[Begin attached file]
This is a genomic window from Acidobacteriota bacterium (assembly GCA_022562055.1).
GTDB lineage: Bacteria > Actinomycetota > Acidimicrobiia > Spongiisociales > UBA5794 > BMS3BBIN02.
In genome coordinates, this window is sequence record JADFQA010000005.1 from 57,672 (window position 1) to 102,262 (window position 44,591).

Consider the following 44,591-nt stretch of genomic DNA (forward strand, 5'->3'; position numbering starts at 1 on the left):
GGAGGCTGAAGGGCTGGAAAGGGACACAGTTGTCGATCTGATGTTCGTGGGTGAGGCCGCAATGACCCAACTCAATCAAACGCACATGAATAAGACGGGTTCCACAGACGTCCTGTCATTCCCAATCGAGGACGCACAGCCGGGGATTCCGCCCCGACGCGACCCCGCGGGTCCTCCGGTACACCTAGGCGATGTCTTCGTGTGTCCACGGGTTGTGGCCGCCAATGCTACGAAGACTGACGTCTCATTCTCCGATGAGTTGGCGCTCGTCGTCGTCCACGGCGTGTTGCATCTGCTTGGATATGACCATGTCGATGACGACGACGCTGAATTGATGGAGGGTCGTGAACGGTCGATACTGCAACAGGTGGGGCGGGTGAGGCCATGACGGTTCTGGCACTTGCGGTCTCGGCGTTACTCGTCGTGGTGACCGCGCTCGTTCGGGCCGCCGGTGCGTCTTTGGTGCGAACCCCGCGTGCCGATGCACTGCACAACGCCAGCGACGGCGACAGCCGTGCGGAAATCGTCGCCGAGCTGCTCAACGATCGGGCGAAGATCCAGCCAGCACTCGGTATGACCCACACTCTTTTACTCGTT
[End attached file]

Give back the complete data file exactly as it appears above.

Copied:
This is a genomic window from Acidobacteriota bacterium (assembly GCA_022562055.1).
GTDB lineage: Bacteria > Actinomycetota > Acidimicrobiia > Spongiisociales > UBA5794 > BMS3BBIN02.
In genome coordinates, this window is sequence record JADFQA010000005.1 from 57,672 (window position 1) to 102,262 (window position 44,591).

Consider the following 44,591-nt stretch of genomic DNA (forward strand, 5'->3'; position numbering starts at 1 on the left):
GGAGGCTGAAGGGCTGGAAAGGGACACAGTTGTCGATCTGATGTTCGTGGGTGAGGCCGCAATGACCCAACTCAATCAAACGCACATGAATAAGACGGGTTCCACAGACGTCCTGTCATTCCCAATCGAGGACGCACAGCCGGGGATTCCGCCCCGACGCGACCCCGCGGGTCCTCCGGTACACCTAGGCGATGTCTTCGTGTGTCCACGGGTTGTGGCCGCCAATGCTACGAAGACTGACGTCTCATTCTCCGATGAGTTGGCGCTCGTCGTCGTCCACGGCGTGTTGCATCTGCTTGGATATGACCATGTCGATGACGACGACGCTGAATTGATGGAGGGTCGTGAACGGTCGATACTGCAACAGGTGGGGCGGGTGAGGCCATGACGGTTCTGGCACTTGCGGTCTCGGCGTTACTCGTCGTGGTGACCGCGCTCGTTCGGGCCGCCGGTGCGTCTTTGGTGCGAACCCCGCGTGCCGATGCACTGCACAACGCCAGCGACGGCGACAGCCGTGCGGAAATCGTCGCCGAGCTGCTCAACGATCGGGCGAAGATCCAGCCAGCACTCGGTATGACCCACACTCTTTTACTCGTT